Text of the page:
Two key creditors have withdrawn support for a Tribune Company reorganization plan, throwing the future of the company into doubt and possibly pointing the dispute towards the courts. The question is how many lawsuits may be simmering.
The original settlement plan from Tribune included key creditors JPMorgan and Angelo, Gordon & Co. They are no longer with the program.
The next steps – Tribune will submit a plan; other parties are now free to and may well submit alternative plans. Lawsuits from any and all directions are well within the realm of possibilities. That includes Tribune, according to a report in its own Chicago Tribune, which says it may try us the threat of court action in its own right to force a settlement. Tribune could use “a pretty good sense of who is being unreasonable” as the basis of any such action.
According to the New York Times, Tribune CEO Randy Michaels observed, “This process is moving more slowly and has become noisier than we had hoped.”
It is expected that the latest delay will push a final decision on the troubled company to November at the earliest.
Tribune remains saddled with creditors who think the acquisition of the company led by Sam Zell was fraudulent from the outset due to the assumption of impossible debt levels.
RBR-TVBR observation: We can understand why a real estate guy like Sam Zell may have been looking to diversify back in the middle of the first decade of the 21st Century. The fact that he landed in a business that was even more compromised than real estate – newspapers — is nothing less than astonishing.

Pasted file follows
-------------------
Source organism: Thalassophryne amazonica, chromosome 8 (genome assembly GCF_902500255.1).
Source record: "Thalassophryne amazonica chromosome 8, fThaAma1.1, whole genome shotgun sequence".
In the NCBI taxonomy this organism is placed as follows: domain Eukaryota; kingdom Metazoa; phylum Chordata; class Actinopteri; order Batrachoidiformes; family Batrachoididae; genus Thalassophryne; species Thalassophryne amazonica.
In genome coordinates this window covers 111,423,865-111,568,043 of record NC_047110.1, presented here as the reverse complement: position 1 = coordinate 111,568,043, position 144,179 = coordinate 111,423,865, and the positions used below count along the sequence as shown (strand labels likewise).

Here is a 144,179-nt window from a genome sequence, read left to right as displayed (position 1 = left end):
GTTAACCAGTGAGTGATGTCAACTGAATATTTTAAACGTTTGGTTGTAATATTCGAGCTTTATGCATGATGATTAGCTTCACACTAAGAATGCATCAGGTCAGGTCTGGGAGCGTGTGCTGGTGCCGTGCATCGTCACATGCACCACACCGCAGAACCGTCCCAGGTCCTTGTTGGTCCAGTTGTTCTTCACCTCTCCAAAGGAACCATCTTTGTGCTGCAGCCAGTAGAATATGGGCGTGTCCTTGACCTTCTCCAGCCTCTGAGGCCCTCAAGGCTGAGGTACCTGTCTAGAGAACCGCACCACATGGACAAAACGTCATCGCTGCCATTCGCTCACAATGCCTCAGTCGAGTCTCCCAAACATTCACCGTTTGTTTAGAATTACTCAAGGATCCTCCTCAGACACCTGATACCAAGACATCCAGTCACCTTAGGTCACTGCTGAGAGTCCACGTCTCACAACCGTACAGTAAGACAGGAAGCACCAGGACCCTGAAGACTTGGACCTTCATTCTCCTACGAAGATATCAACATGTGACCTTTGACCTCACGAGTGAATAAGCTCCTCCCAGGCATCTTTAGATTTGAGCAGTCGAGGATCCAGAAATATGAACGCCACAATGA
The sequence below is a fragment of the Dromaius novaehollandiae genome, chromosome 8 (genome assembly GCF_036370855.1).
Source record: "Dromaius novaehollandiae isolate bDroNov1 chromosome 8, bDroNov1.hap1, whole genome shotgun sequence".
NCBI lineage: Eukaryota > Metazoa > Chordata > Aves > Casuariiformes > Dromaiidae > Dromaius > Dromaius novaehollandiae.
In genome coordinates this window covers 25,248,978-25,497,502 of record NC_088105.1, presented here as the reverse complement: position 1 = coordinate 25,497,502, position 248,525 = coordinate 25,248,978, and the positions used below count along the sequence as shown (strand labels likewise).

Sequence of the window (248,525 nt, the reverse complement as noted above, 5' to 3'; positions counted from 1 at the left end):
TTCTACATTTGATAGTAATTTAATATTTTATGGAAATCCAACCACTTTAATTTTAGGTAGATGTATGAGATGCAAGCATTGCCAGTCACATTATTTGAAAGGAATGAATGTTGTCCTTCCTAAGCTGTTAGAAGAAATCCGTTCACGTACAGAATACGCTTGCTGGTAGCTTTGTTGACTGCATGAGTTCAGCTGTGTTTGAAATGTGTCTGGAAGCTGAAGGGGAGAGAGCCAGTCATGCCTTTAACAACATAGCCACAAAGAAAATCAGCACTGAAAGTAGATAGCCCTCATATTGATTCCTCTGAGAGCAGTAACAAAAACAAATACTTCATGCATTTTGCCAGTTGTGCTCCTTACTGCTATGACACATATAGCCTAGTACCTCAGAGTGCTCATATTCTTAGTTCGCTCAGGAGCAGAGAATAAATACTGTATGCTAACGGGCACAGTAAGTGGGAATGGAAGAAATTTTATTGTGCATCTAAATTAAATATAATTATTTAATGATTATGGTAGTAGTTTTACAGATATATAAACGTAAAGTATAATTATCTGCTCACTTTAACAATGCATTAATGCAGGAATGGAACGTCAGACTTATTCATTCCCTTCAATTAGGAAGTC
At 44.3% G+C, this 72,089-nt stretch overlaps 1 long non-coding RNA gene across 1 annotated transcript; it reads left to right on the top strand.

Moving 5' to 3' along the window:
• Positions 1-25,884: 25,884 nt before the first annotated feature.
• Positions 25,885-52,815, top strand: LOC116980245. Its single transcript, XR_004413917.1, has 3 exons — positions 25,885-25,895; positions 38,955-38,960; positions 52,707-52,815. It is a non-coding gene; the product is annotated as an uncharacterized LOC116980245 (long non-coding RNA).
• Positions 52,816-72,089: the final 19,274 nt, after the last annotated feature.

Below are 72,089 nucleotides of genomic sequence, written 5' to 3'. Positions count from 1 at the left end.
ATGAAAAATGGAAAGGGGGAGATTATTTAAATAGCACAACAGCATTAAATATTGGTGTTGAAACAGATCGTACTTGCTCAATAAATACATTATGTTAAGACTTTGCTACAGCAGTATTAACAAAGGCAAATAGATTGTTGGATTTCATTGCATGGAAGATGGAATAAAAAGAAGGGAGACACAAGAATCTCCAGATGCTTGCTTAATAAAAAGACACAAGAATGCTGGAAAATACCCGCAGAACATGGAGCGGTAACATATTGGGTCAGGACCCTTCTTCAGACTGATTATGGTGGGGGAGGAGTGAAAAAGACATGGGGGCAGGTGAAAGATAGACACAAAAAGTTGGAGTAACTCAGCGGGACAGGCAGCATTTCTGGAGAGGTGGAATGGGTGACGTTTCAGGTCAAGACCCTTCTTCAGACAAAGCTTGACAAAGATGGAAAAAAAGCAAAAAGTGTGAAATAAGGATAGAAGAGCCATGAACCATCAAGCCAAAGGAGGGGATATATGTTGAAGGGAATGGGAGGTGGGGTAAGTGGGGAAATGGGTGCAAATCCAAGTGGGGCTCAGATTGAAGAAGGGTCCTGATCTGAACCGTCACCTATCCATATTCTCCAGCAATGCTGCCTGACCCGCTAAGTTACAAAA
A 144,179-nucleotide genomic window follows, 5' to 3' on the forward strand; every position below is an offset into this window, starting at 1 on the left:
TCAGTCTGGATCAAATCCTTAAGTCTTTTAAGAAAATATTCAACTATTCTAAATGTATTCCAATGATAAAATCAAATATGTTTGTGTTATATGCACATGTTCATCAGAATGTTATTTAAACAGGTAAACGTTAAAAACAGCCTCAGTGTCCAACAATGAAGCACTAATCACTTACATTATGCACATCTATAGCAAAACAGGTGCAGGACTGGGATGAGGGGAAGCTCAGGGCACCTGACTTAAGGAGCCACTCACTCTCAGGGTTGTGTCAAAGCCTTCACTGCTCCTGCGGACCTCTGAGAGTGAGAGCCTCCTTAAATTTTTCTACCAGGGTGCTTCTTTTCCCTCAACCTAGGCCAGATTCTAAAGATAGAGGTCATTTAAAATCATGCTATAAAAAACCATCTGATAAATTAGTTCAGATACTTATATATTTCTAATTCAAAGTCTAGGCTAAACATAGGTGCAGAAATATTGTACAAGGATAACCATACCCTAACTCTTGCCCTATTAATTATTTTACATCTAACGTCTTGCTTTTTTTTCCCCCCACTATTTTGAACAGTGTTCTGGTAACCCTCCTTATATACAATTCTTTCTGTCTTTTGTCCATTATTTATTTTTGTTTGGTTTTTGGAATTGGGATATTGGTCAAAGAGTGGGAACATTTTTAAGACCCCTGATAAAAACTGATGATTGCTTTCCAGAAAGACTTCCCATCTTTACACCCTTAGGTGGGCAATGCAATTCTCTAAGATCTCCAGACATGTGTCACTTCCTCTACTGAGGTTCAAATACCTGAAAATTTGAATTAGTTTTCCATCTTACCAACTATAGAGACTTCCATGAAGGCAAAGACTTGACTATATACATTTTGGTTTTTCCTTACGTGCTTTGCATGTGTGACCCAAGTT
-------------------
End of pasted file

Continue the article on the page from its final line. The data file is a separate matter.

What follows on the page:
Zell and the radio people he’s hired have been laboring mightily to fix the newspaper business model. The result is a mountain of debt and an intractable bankruptcy proceeding.
From the Zell perspective, it would seem there is only one word that can apply to this situation, and still be printable in a family publication such as RBR-TVBR.
And that word is “YIKES!”
But Tribune may yet wriggle out of this, even though it has given up almost all of its ownership of Wrigley Field. The reason is that the media properties Tribune owns are iconic in many cases – they’d probably be doing just fine if the debt was taken out of the equation. And investment companies don’t want to run a company like Trib, they just want to profit from it.
So what will happen? Take a break, but stay tuned.